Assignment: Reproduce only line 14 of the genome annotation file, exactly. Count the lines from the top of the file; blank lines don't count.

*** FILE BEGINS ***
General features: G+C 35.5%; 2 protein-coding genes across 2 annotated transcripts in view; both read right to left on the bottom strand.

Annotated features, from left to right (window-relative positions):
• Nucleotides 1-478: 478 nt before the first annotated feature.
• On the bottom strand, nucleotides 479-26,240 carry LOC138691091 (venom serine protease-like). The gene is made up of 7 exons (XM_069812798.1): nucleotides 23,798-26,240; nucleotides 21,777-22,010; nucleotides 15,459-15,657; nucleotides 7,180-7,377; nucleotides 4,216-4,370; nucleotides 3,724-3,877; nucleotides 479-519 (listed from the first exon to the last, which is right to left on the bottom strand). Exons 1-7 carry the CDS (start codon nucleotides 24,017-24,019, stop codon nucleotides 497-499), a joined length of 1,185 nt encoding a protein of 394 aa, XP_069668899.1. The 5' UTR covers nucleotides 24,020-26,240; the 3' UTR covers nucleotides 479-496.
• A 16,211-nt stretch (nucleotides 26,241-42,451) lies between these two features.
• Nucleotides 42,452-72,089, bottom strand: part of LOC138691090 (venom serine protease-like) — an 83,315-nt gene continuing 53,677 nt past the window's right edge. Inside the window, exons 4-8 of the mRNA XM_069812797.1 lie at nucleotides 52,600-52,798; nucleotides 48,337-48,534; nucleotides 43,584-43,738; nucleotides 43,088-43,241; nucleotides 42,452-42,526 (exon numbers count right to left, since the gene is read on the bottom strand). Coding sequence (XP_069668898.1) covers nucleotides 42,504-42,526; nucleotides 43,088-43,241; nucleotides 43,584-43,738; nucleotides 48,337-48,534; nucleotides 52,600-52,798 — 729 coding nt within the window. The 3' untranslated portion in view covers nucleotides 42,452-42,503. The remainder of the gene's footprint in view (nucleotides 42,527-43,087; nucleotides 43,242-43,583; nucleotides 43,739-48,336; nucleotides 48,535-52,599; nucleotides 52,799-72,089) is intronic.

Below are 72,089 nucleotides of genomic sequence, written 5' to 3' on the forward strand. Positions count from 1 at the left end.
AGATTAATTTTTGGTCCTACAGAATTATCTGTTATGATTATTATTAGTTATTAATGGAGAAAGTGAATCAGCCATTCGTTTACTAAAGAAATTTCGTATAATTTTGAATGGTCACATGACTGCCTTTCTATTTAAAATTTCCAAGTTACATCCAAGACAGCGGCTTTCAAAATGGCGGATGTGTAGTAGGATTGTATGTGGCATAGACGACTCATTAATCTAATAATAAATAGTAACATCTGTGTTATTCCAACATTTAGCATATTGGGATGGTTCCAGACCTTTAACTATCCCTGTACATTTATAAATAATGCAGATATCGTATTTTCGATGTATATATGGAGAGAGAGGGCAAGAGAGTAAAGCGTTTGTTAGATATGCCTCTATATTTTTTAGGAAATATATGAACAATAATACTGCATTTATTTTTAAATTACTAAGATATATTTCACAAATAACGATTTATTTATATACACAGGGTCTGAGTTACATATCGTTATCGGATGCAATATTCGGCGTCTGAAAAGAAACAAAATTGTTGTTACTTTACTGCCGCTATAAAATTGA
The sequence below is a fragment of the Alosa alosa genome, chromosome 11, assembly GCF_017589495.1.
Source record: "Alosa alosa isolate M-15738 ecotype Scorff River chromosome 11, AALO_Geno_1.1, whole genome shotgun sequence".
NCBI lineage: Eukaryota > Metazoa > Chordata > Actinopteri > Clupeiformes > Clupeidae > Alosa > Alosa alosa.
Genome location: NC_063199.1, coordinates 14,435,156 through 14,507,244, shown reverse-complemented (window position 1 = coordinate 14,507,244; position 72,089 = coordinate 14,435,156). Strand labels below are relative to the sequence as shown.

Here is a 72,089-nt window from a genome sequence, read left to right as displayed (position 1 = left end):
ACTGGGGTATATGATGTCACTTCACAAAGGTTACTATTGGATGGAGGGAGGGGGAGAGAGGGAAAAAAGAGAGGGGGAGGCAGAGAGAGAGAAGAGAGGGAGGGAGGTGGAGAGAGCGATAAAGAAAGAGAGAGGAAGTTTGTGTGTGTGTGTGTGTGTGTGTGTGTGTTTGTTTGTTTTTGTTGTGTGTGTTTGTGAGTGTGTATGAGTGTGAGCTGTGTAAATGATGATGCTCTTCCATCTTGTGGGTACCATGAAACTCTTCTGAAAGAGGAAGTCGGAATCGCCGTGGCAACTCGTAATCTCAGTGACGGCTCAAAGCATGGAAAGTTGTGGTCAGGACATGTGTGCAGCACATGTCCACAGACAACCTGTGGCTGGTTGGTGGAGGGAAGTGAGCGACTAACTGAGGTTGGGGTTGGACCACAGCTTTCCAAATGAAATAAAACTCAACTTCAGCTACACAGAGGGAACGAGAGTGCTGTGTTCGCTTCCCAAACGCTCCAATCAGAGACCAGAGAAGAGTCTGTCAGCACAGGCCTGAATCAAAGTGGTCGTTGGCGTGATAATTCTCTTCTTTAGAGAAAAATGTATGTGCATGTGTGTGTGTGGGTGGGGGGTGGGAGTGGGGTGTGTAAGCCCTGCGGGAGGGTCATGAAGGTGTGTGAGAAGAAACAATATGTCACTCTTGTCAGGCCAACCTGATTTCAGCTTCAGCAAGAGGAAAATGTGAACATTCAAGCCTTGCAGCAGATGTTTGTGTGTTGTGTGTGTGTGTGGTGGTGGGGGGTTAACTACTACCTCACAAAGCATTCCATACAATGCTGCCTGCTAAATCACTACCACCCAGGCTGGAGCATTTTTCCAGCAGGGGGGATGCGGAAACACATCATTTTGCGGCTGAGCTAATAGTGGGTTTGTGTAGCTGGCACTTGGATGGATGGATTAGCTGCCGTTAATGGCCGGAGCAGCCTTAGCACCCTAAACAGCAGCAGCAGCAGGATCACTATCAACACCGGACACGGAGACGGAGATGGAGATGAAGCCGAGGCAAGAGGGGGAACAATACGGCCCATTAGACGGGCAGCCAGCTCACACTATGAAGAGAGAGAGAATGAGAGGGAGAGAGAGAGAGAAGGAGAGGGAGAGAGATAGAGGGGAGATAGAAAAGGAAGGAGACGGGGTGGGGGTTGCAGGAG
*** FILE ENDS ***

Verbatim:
ACTGGGGTATATGATGTCACTTCACAAAGGTTACTATTGGATGGAGGGAGGGGGAGAGAGGGAAAAAAGAGAGGGGGAGGCAGAGAGAGAGAAGAGAGGGAGGGAGGTGGAGAGAGCGATAAAGAAAGAGAGAGGAAGTTTGTGTGTGTGTGTGTGTGTGTGTGTGTGTTTGTTTGTTTTTGTTGTGTGTGTTTGTGAGTGTGTATGAGTGTGAGCTGTGTAAATGATGATGCTCTTCCATCTTGTGGGTACCATGAAACTCTTCTGAAAGAGGAAGTCGGAATCGCCGTGGCAACTCGTAATCTCAGTGACGGCTCAAAGCATGGAAAGTTGTGGTCAGGACATGTGTGCAGCACATGTCCACAGACAACCTGTGGCTGGTTGGTGGAGGGAAGTGAGCGACTAACTGAGGTTGGGGTTGGACCACAGCTTTCCAAATGAAATAAAACTCAACTTCAGCTACACAGAGGGAACGAGAGTGCTGTGTTCGCTTCCCAAACGCTCCAATCAGAGACCAGAGAAGAGTCTGTCAGCACAGGCCTGAATCAAAGTGGTCGTTGGCGTGATAATTCTCTTCTTTAGAGAAAAATGTATGTGCATGTGTGTGTGTGGGTGGGGGGTGGGAGTGGGGTGTGTAAGCCCTGCGGGAGGGTCATGAAGGTGTGTGAGAAGAAACAATATGTCACTCTTGTCAGGCCAACCTGATTTCAGCTTCAGCAAGAGGAAAATGTGAACATTCAAGCCTTGCAGCAGATGTTTGTGTGTTGTGTGTGTGTGTGGTGGTGGGGGGTTAACTACTACCTCACAAAGCATTCCATACAATGCTGCCTGCTAAATCACTACCACCCAGGCTGGAGCATTTTTCCAGCAGGGGGGATGCGGAAACACATCATTTTGCGGCTGAGCTAATAGTGGGTTTGTGTAGCTGGCACTTGGATGGATGGATTAGCTGCCGTTAATGGCCGGAGCAGCCTTAGCACCCTAAACAGCAGCAGCAGCAGGATCACTATCAACACCGGACACGGAGACGGAGATGGAGATGAAGCCGAGGCAAGAGGGGGAACAATACGGCCCATTAGACGGGCAGCCAGCTCACACTATGAAGAGAGAGAGAATGAGAGGGAGAGAGAGAGAGAAGGAGAGGGAGAGAGATAGAGGGGAGATAGAAAAGGAAGGAGACGGGGTGGGGGTTGCAGGAG